Dark circles under the eyes usually aren't a medical problem. If discoloration and swelling appear under just one eye and seem to get worse over time, talk to your primary care doctor. If you want a more lasting solution than concealers and over-the-counter creams can provide, see a dermatologist for advice.
Depending on what's causing the circles under your eyes, your doctor may recommend prescription creams or a combination of treatments to erase or reduce discoloration. Laser therapy or chemical peels can be helpful in some cases. Hollows that cause shadows can be smoothed with injectable fillers, and surgery can eliminate puffy lids.
Home remedies for dark circles under your eyes may be all you need to help manage this condition.
Mild to moderate dark circles often respond well to simple and inexpensive treatments, such as:
- Cold. Dilated under-eye blood vessels may contribute to dark circles under your eyes. Try holding a cold compress, a chilled teaspoon or a bag of frozen peas wrapped in a soft cloth against the area to make these vessels constrict.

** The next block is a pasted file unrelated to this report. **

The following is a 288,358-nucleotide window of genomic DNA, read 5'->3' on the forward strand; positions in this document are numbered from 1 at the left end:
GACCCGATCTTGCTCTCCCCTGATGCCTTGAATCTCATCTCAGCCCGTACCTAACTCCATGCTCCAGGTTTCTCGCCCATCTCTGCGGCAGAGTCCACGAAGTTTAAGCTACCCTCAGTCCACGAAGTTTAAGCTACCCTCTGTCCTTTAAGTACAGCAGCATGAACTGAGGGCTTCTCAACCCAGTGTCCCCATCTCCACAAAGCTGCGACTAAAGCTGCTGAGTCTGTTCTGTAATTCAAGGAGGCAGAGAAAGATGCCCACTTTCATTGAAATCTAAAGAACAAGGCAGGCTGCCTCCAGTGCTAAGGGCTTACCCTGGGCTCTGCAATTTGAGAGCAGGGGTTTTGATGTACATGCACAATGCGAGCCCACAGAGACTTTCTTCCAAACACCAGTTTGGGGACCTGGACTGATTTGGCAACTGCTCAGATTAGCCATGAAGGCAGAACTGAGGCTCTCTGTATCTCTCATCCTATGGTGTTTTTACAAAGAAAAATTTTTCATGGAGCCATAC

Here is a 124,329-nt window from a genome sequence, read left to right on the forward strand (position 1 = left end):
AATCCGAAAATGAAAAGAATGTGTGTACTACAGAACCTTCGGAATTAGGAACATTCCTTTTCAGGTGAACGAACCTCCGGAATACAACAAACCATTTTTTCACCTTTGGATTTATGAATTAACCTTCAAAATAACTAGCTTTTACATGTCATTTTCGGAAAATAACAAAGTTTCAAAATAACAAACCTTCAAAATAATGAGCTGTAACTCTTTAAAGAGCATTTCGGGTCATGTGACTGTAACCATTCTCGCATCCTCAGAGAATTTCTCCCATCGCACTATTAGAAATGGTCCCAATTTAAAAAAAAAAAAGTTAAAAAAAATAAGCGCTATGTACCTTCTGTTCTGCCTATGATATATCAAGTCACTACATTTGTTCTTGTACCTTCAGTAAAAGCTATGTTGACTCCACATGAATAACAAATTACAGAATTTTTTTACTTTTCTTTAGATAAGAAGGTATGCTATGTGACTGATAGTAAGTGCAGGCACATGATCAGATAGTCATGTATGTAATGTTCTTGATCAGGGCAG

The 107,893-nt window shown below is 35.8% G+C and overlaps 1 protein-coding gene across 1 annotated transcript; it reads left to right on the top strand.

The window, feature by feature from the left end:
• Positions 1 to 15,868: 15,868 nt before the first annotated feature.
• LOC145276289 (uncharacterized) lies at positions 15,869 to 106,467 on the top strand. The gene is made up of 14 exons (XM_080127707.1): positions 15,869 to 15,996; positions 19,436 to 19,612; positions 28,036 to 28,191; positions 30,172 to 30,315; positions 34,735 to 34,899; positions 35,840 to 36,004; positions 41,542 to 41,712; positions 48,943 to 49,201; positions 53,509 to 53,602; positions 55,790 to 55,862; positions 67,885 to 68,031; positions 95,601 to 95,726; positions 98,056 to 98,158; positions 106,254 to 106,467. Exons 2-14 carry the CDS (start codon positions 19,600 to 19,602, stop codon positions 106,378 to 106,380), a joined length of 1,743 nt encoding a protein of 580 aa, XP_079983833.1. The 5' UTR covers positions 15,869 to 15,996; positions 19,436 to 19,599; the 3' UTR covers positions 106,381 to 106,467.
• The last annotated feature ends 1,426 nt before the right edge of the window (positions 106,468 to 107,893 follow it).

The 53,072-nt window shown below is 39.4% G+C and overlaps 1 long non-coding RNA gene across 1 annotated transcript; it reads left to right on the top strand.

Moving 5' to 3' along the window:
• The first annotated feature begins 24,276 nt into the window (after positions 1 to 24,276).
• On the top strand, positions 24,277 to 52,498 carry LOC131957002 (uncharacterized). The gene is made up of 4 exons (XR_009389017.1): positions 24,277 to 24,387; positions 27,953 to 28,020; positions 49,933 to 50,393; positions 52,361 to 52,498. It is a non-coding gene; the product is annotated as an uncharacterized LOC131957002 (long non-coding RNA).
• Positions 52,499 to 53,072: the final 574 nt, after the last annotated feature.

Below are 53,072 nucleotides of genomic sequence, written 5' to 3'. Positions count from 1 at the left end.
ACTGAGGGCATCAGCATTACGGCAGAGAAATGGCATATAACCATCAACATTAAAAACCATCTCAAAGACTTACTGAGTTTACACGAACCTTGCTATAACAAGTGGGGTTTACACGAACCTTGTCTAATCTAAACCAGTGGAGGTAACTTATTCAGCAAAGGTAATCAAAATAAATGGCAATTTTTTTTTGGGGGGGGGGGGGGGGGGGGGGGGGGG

- Extra pillows. Elevate your head with two or more pillows to prevent puffiness that develops when fluid pools in your lower eyelids.
- Extra sleep. Although short nights don't usually cause under-eye circles, a lack of sleep may make shadows and circles you already have more obvious.
Sept. 18, 2021
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- Friedmann DP, et al. Dark circles: Etiology and management options. Clinics in Plastic Surgery. 2015;42:33.
- Vrcek I, et al. Infraorbital dark circles: A review of the pathogenesis, evaluation and treatment. Journal of Cutaneous Aesthetic Surgery. 2016;9:65.
- Matsui MS, et al. Physiological and lifestyle factors contributing to risk and severity of peri-orbital dark circles in the Brazilian population. Anais Brasileiros de Dermatologia. 2015;90:494.
- Sarkar R, et al. Periorbital hyperpigmentation: A comprehensive review. The Journal of Clinical and Aesthetic Dermatology. 2016;9:49.
- Wilkinson JM (expert opinion). Mayo Clinic, Rochester, Minn. Sept. 5, 2016.